Über den Autor
Dr Helen E. Roy is an ecologist with the NERC - Centre for Ecology and Hydrology in the UK. She has experience in insect ecology and behaviour and has published widely in this field. Specifically her research interests focus on ladybirds and their interactions with other species including pathogenic fungi. Over the past 14 years Helen has studied such intraguild interactions within the context of biological control. She is currently the convenor of the IOBC WPRS (International Organisation of Biological Control) study group on Beneifits and Risks associated with Exotic Biological Control Agents.
Dr Éric Wajnberg is a population biologist specialised in population genetics, behavioural ecology and statistical modelling. He develops theoretical approaches - mainly based on Monte Carlo simulations - and experiments are conducted in order to verify the predictions obtained. He is also an expert in biological control (past Secretary General of the International Organisation of Biological Control - IOBC), with more than 20 years of work with insect parasitoids. He has already published several books on the use of insect parasitoids in biological control programmes against crop pests.
Foreword: H.E. Roy, E.W. Wajnberg. 1. Harmonia axyridis in Europe: spread and distribution of a non-native coccinellid: P.M.J. Brown et al. 2. Bad side of a good beetle: the North American experience with Harmonia axyridis: R.L. Koch, T.L. Galvan. 3. Harmonia axyridis: an environmental risk assessment for Northwest Europe: J.C. van Lenteren et al. 4. Harmonia axyridis in Great Britain: analysis of the spread and distribution of a non-native coccinellid: P.M.J. Brown et al. 5. Invasion history, habitat preferences and phenology of the invasive ladybird Harmonia axyridis in Belgium: T. Adriaens et al. 6. Phenotypic variation in invasive and biocontrol populations of the harlequin ladybird Harmonia axyridis: E. Lombaert et al. 7. Predicting the potential distribution of the multicoloured Asian ladybeetle, Harmonia axyridis, using the CLIMEX model: J. Poutsma et al. 8. Harmonia axyridis: What will stop the invader?: A.O. Soares et al. 9. Intraguild predation involving Harmonia axyridis: a review of current knowledge and future perspectives: J.K. Pell et al. 10. Intraguild predation of immature stages of British and Japanese coccinellids by the invasive ladybird Harmonia axyridis: R.L. Ware, M.E.N. Majerus. 11. Chemical protection of Calvia quatuordecimguttata eggs against intraguild predation by the invasive ladybird Harmonia axyridis: R.L. Ware et al. 12. Pollen as an alternative food for Harmonia axyridis: N. Berkvens et al. 13. Influence of diet and photoperiod on development and reproduction of European populations of Harmonia axyridis (Pallas) (Coleoptera: Coccinellidae): N. Berkvens et al. 14. Ladybirds population dynamics in potato: comparison of native species and an invasive species, Harmonia axyridis: J.-P. Jansen, L. Hautier. 15. Current and potential management strategies against Harmonia axyridis: M. Kenis et al. 16. Interactions between the parasitoid wasp Dinocampus coccinellae and two species of coccinellid from Japan and Britain: S. Koyama, M.E.N. Majerus. 17. Interactions between the fungal pathogen Beauvaria bassiana and three species of ladybird: Harmonia axyridis, Coccinella septempunctata and Adalia bipunctata: H.E. Roy et al. 18. Estimation of mortality by entomophages on exotic Harmonia axyridis vs native Adalia bipunctata in northern Italy: G. Burgio et al.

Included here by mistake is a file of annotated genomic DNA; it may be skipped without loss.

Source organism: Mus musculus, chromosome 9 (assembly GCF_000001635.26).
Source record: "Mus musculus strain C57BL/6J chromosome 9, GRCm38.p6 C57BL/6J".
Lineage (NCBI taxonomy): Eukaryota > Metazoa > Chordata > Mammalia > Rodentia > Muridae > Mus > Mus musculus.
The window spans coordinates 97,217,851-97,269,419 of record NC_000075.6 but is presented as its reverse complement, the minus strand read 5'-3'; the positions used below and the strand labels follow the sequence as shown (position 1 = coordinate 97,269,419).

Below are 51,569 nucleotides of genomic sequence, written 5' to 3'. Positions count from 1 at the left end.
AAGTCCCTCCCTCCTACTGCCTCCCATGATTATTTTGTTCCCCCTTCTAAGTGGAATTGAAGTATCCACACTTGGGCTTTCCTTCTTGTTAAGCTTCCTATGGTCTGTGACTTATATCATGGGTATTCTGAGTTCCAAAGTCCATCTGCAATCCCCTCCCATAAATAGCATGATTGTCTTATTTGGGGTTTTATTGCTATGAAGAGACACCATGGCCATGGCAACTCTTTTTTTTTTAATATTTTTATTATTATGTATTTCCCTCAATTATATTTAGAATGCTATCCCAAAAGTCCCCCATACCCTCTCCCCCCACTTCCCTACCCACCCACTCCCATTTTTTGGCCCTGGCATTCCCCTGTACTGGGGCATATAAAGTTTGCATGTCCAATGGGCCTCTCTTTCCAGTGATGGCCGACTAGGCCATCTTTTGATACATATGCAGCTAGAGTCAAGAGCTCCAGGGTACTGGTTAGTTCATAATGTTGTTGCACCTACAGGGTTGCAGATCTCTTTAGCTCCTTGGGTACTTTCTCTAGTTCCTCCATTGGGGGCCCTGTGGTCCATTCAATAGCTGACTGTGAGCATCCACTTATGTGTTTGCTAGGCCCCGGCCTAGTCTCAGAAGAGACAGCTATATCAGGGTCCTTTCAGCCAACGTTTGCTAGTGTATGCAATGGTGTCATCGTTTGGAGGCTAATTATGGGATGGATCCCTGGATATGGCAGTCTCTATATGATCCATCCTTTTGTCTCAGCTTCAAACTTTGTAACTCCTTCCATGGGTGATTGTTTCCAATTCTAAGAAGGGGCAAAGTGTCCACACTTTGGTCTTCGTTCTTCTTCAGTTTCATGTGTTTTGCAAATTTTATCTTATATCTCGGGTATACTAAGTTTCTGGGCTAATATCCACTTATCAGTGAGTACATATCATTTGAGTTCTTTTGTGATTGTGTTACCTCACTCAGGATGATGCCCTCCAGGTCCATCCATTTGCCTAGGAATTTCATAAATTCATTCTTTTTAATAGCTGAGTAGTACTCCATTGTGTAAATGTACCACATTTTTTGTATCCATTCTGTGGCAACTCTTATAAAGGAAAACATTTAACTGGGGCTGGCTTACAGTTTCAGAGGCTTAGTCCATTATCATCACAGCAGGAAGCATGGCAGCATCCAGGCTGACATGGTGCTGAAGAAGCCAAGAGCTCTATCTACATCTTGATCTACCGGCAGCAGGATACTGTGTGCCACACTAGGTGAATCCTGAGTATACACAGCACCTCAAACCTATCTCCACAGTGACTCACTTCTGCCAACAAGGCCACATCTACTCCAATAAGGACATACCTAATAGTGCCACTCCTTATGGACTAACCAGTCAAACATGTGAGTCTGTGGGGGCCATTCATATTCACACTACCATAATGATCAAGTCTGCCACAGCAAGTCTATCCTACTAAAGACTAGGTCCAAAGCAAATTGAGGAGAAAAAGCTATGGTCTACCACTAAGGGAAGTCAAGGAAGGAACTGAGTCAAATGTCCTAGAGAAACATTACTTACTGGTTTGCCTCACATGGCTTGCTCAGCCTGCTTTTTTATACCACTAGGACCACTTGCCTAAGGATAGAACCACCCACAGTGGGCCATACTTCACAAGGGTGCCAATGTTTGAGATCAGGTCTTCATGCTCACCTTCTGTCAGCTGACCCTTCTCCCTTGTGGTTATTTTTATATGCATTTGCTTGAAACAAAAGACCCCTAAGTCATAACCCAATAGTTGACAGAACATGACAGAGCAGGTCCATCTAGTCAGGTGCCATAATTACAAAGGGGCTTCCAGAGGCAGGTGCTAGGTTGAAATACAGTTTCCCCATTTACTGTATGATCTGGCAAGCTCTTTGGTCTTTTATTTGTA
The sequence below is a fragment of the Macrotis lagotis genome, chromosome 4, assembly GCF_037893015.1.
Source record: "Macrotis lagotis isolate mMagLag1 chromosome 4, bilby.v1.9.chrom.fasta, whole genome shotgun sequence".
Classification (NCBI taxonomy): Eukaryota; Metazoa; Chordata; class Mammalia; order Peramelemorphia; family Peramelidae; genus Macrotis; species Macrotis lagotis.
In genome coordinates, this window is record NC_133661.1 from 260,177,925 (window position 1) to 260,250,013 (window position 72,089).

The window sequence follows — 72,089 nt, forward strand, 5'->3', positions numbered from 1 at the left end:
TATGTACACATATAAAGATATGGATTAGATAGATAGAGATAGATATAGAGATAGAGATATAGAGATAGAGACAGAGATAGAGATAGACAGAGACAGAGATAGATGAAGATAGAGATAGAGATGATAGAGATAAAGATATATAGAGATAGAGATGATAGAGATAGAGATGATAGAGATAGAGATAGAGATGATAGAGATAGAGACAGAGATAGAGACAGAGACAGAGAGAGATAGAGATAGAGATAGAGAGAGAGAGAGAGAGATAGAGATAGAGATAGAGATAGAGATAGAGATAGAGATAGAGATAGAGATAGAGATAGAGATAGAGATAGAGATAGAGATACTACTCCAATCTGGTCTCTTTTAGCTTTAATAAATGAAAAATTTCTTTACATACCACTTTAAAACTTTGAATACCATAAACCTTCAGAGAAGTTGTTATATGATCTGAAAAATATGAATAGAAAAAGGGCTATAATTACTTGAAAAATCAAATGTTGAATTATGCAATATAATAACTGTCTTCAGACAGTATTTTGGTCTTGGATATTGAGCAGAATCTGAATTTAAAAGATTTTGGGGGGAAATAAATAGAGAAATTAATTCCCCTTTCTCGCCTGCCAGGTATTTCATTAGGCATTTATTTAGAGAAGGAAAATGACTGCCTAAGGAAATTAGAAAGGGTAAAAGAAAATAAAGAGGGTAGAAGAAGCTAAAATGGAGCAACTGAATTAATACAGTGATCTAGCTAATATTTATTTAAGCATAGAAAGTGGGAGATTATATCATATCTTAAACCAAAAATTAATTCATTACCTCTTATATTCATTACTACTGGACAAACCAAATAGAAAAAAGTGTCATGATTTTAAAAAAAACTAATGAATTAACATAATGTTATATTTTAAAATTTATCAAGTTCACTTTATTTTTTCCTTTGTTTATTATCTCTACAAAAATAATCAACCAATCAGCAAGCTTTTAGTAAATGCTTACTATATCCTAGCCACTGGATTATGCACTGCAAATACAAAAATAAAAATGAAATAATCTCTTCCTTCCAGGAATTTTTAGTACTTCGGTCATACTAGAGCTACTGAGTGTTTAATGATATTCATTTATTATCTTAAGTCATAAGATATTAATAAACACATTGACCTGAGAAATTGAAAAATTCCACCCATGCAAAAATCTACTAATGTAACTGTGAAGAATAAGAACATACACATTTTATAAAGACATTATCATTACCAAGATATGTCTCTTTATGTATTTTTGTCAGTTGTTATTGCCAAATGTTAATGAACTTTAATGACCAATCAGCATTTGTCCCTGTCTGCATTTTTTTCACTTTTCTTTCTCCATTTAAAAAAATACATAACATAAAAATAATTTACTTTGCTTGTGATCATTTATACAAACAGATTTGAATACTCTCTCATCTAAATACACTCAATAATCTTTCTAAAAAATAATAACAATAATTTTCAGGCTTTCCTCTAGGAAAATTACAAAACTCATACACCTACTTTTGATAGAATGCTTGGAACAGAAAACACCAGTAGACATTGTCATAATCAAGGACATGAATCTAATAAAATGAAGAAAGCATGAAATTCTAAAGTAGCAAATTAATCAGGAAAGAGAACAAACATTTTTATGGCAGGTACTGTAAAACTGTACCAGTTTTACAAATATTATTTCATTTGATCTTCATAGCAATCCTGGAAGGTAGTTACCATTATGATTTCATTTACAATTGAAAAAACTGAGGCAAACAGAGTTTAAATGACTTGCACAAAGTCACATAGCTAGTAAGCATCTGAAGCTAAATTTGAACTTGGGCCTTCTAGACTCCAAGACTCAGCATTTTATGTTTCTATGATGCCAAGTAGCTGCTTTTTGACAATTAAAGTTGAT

Harmonia axyridis has been described as the "most invasive ladybird on Earth". It has a long history of use as a classical biological control agent in the USA and more recently in Europe. This beetle has been effective at controlling pest insects in a variety of crop systems but it poses unacceptable risks by impacting on non-target species as both an intraguild predator and competitor.
Written by renowned scientists, this book is a synthesis of recent research on H. axyridis and provides informative insights into current perspectives and future directions. Biological control is an essential component of sustainable agriculture but the distinction between a successful biological control agent and an invasive species can be narrow. We hope that lessons can be learnt from H. axyridis.
Brings together the latest research on Harmonia axyridis distribution studies to detailed research on intra-guild interactions, possibilities for control and phenotypic plasticity
Set within the broader context of invasive biology - which is currently a subject of global concern